By Steve Kelman

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Students going into government

Occasionally I describe myself as a front line soldier in the battle to attract young people into government. I recently got a long e-mail from a student of mine from last year who is about to graduate. (Harvard graduation is on Thursday -- workers are busy polishing up public spaces at the Kennedy School, and our central meeting area is bedecked with flags from all the countries our students come from.) The student had seen one of my FCW columns on attracting young people into government on the Kennedy School Web site, and wanted to write me about a bunch of discouraging experiences.

This student -- one of the most-talented I have had in almost 30 years of teaching -- was selected for a Presidential Management Fellowship, and wants to work in government (in the national security area), but did not receive a PMF job offer in that area.

The student mainly wrote to me to reflect on the job selection process.

At one agency, "They gave me a 45-minute phone interview and on the basis of that and resumes, they chose a fellow who will be in their office for 2 years! I was told that I made the final 3 but just missed the cut. I can't help but think that if I had had the chance to sit down with them in person, show them some of my work, and have a greater set of interactions that I might have gotten the job. Or at least I would have felt like their decision was well-informed."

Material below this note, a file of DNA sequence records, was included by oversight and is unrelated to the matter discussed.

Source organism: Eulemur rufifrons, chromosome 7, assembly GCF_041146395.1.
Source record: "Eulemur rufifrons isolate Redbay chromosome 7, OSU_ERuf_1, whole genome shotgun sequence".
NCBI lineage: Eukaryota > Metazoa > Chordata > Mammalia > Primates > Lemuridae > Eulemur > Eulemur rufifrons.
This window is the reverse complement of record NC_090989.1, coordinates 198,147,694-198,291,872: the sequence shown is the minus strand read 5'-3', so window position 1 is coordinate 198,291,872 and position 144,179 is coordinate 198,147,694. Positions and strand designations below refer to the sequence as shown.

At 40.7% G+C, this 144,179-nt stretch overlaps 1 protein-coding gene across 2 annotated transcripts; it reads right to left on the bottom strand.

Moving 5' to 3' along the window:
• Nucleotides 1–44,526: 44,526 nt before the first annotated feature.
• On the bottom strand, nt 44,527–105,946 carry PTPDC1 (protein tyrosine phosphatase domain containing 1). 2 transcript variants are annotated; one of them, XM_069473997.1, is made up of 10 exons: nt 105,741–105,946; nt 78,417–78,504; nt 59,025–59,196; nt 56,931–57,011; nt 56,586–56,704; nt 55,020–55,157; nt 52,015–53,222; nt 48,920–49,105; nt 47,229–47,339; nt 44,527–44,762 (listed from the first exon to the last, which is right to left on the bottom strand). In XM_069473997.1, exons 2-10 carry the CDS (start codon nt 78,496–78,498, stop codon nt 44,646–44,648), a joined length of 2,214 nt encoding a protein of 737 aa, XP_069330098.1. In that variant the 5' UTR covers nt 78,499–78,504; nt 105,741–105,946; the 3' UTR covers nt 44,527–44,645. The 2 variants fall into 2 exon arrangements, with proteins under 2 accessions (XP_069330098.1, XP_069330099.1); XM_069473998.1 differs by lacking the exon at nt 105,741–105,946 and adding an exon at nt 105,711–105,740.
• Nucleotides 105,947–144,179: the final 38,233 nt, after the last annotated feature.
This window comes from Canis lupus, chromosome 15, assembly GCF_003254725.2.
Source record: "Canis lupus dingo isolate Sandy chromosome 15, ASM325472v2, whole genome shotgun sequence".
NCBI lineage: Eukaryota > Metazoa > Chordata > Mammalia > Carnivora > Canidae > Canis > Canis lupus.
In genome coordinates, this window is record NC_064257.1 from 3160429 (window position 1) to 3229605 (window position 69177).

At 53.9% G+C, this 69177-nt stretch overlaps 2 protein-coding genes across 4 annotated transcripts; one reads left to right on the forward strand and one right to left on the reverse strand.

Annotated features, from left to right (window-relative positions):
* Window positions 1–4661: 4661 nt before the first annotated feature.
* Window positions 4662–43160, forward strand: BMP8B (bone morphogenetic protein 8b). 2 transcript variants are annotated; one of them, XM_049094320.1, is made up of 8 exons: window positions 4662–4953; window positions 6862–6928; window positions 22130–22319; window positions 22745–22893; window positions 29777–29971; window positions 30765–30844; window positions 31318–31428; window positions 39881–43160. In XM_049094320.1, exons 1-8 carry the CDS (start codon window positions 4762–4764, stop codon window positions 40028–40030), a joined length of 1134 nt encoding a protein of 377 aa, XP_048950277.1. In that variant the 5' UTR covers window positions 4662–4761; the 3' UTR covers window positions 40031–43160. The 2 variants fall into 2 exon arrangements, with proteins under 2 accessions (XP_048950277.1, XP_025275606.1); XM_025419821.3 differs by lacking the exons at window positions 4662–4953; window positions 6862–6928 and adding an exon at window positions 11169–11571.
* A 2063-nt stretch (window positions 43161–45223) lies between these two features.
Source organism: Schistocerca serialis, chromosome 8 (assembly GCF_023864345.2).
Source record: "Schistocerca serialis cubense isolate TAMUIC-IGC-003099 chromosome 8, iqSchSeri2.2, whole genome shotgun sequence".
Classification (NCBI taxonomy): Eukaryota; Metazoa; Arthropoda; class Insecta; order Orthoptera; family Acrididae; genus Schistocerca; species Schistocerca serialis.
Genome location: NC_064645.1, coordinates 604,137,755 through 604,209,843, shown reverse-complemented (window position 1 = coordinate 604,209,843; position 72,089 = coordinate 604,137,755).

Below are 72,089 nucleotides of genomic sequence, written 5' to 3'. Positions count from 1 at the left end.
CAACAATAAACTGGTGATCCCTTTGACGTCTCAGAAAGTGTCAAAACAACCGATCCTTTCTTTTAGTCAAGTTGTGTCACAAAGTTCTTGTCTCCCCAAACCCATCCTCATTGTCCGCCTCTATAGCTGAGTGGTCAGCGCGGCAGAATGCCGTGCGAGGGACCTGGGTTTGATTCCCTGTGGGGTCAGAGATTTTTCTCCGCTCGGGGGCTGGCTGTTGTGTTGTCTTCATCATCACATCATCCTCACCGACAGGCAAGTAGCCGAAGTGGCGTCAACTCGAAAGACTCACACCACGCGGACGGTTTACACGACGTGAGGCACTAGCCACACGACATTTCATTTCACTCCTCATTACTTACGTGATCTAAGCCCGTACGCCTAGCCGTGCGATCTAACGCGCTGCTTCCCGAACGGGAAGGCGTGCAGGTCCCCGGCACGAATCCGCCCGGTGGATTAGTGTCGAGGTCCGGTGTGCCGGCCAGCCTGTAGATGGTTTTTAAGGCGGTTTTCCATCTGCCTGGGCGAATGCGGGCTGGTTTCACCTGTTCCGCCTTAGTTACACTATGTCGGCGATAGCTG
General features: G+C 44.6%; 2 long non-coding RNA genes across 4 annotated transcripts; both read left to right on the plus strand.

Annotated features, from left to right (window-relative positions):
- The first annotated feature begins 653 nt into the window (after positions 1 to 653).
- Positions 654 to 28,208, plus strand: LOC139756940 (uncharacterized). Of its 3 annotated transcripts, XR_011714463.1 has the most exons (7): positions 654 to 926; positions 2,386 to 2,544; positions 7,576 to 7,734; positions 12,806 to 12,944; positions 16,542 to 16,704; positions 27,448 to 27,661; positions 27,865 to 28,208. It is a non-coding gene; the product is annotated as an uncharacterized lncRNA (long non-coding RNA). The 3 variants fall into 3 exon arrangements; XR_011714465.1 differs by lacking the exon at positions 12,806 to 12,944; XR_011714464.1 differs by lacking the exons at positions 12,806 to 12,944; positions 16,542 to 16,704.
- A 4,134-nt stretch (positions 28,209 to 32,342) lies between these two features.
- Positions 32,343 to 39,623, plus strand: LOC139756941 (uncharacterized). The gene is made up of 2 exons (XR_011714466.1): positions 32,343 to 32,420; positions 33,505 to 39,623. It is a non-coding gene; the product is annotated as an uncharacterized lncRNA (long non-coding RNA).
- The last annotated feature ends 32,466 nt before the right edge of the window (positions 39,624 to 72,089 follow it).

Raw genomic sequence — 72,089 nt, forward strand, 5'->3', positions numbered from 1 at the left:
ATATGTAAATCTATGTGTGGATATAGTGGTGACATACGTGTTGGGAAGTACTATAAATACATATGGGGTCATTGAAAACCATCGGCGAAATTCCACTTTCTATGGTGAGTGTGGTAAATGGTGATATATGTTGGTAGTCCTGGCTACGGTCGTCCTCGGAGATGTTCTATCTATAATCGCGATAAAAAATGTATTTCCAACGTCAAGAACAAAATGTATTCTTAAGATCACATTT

The student continued: "I compare all of this to my interview process with McKinsey, and it was like night and day. McKinsey had a first round written test and some practice cases, which I passed. Then I went to a second round interview, which lasted about 5 hours and included cases and traditional interviews. I passed that and they flew me to DC for a third round, which involved another 5 hours of cases and personal interviews. Out of all the people who get second round interviews, I would imagine that about 5% ever receive offers. I didn't end up getting an offer, but I felt like they had plenty of opportunity to evaluate me and get to know me, and ultimately I just didn't make the cut. The federal hiring processes have been totally different."

The e-mail concluded: "I just wanted to give you an idea of where I am at and to say that your fight to get the best people into government is an important one, because they are losing people left and right."

Frankly, I can't believe the government is losing this student.

Anybody in national security want to contact me about this? I have a really great employee for you. You need to talk, though, for more than 45 minutes!

Posted by Steve Kelman on Jun 04, 2007 at 12:08 PM


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